According to Prime Time News, Ankvab might be receiving medical treatment in Tbilisi, at the Medi Club. The Medi Club itself neither denies nor confirms this information. They only say they have no right to give out information on patients. Experts though are almost certain that Ankvab is at the Medi Club since diplomats and other high-ranking persons are treated there. Former Healthcare Minister of the Abkhazian government Dalila Khorava does not exclude the possibility of Ankvab being treated in Tbilisi. According to her, high-ranking officials from occupied Abkhazia used to come to Tbilisi for medical treatment even during her term as a minister and the information was highly confidential even then. “During my term, district heads, even officials arrived; as well as soldiers and veterans, all of them very confidentially. Unfortunately, they do not come for good reasons; they are mostly ill, HIV-infected or Hepatitis C patients. It is not my information as a ‘minister’ but taking into consideration that the sister of the former Healthcare Minister of the de-facto Abkhazia Rusudan Marshania has been living in Tbilisi for years, has a non-government organization and used to go back and forth to Tbilisi and Sokhumi, I would not be surprised if the so-called ministers and former ‘president’ came for medical treatment,” Khorava says.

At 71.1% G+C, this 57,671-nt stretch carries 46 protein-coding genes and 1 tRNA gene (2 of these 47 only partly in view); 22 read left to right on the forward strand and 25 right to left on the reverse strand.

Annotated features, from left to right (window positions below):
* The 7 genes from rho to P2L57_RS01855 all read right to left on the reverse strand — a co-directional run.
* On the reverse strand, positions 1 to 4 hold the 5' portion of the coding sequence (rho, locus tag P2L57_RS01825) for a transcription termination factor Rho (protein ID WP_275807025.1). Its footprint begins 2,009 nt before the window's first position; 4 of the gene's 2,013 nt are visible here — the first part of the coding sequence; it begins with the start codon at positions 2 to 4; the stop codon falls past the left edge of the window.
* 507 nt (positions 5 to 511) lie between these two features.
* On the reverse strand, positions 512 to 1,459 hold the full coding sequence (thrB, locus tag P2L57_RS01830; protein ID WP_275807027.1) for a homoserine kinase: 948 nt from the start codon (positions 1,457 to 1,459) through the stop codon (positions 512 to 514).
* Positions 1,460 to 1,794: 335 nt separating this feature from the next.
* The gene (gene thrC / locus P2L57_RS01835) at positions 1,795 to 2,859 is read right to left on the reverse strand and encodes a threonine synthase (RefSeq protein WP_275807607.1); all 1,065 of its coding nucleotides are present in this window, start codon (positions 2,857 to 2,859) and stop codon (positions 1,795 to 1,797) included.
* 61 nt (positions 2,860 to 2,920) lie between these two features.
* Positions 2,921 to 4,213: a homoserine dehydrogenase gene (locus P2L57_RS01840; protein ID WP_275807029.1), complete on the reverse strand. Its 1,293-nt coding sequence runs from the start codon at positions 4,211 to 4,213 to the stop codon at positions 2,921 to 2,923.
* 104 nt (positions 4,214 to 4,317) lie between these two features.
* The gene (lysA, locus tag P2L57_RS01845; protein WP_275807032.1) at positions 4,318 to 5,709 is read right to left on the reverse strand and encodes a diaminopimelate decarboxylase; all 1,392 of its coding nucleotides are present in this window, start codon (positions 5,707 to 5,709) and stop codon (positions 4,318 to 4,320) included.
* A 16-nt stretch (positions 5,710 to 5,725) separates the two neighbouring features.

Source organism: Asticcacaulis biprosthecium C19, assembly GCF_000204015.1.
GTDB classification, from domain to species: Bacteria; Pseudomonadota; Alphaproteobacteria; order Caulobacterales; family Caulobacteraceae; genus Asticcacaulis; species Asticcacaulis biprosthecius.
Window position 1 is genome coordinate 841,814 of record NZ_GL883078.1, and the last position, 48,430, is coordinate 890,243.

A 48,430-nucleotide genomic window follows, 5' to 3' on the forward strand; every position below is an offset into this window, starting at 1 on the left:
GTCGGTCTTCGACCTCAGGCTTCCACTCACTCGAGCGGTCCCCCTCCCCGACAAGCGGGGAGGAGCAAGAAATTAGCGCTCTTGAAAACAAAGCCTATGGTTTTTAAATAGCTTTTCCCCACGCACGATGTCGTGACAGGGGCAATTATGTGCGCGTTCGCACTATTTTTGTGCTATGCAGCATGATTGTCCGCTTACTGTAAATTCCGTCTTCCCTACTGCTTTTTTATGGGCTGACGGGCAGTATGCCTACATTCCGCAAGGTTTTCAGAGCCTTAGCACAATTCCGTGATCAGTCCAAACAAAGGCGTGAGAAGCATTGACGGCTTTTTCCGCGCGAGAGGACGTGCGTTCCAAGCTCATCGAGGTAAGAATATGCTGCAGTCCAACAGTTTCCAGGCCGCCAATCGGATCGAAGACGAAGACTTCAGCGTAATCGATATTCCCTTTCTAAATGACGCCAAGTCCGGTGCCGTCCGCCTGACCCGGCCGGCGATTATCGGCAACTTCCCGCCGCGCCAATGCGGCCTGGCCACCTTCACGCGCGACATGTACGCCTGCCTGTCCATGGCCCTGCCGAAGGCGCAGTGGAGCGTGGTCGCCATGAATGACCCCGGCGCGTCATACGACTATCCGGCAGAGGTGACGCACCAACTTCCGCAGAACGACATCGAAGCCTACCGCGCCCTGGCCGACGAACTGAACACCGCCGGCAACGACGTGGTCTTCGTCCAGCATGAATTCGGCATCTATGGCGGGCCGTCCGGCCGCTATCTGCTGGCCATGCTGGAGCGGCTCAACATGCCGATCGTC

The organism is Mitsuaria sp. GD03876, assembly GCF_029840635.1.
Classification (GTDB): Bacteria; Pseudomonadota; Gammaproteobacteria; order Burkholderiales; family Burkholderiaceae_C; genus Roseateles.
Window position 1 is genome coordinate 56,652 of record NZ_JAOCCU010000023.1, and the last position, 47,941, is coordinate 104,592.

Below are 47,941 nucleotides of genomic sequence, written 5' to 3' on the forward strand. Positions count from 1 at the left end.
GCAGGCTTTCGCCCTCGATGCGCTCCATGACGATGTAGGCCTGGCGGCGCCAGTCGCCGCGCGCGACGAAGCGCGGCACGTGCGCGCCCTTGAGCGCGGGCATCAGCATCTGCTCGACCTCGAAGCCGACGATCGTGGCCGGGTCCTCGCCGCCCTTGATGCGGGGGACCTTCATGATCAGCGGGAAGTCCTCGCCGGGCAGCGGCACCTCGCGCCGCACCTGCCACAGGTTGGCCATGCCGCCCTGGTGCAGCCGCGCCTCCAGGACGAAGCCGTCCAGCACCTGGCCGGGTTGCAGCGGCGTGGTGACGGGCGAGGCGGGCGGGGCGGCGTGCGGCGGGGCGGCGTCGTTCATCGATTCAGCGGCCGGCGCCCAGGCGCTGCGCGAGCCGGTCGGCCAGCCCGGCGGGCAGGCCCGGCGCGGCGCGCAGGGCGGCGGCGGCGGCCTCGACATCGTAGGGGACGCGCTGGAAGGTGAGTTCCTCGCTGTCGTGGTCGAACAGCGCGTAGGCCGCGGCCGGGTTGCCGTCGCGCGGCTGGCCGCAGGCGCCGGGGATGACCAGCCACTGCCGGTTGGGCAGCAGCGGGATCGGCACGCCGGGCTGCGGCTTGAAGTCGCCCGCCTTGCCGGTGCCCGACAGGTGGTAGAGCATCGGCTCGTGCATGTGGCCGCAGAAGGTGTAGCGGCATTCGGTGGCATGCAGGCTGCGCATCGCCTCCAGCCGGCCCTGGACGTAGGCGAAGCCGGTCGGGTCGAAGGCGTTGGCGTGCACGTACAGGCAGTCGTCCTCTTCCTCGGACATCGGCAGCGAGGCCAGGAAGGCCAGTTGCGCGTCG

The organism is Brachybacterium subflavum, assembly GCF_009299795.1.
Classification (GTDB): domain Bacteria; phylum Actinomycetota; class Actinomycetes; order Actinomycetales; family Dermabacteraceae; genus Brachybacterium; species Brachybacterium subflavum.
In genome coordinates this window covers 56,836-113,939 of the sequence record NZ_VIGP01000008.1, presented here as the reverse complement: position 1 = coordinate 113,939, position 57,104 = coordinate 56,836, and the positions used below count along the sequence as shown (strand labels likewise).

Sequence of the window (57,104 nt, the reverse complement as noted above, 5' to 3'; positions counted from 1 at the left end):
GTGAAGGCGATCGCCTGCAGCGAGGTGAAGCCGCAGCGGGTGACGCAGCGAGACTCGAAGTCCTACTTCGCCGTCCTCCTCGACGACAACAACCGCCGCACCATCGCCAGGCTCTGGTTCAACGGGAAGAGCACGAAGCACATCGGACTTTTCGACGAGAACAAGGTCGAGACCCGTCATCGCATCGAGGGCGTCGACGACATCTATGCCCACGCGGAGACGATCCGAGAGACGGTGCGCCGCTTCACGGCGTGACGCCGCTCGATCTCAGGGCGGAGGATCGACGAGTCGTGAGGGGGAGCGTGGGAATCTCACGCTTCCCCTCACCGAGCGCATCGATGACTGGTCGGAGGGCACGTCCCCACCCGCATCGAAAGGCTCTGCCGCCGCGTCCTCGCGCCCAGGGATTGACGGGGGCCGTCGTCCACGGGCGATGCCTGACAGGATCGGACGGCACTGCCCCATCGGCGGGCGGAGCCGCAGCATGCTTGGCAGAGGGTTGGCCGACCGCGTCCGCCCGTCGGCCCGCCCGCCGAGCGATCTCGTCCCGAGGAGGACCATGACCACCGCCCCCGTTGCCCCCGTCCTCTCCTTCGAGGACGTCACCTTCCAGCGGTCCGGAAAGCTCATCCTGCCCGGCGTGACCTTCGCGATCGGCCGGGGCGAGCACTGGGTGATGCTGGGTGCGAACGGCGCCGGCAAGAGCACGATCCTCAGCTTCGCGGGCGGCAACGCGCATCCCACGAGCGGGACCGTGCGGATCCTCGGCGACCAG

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Usupashvili to NATO: “Today, Georgia is ready to be a NATO member”

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Author:  Nini Gegidze

Georgia’s Parliament Speaker David Usupashvili spoke at the NATO PA in Budapest, explaining to the audience why the decisions made there were so important for his country: “This is my first speech at NATO PA. I have the unique opportunity to once more highlight why the decisions made here are so important for my country,” he said. “Despite the socio-economic crisis, poverty and violation by a neighbor country, Georgia has managed to make steps towards democracy. We are not yet over the long-term journey but we are ready to be a state standing resolute to make its own decisions, to be reliable and to be a foreseeable partner to NATO states. This progress cannot be achieved without friends and allies. Russia must be engaged, but for the Euro-Atlantic security architecture to retain its integrity there must be deterrence,” Usupashvili said, adding that upholding an open door policy should be one such deterrence.

He went on to speak about reforms following the 2012 parliamentary, presidential and municipal elections, the human rights national strategy, the law on Elimination of all Forms of Discrimination, judicial independence, freedom of media and more. He also said that Georgia wants to be a safe, democratic state with an open market and rule of law. “Aspiration to NATO is irreversible. Our obligation in collective security is already clear and is evident in our contribution to Afghanistan. Georgia may not be a full-fledged member of NATO but, legally, politically and tactically, we are valuable contributors to the collective security.”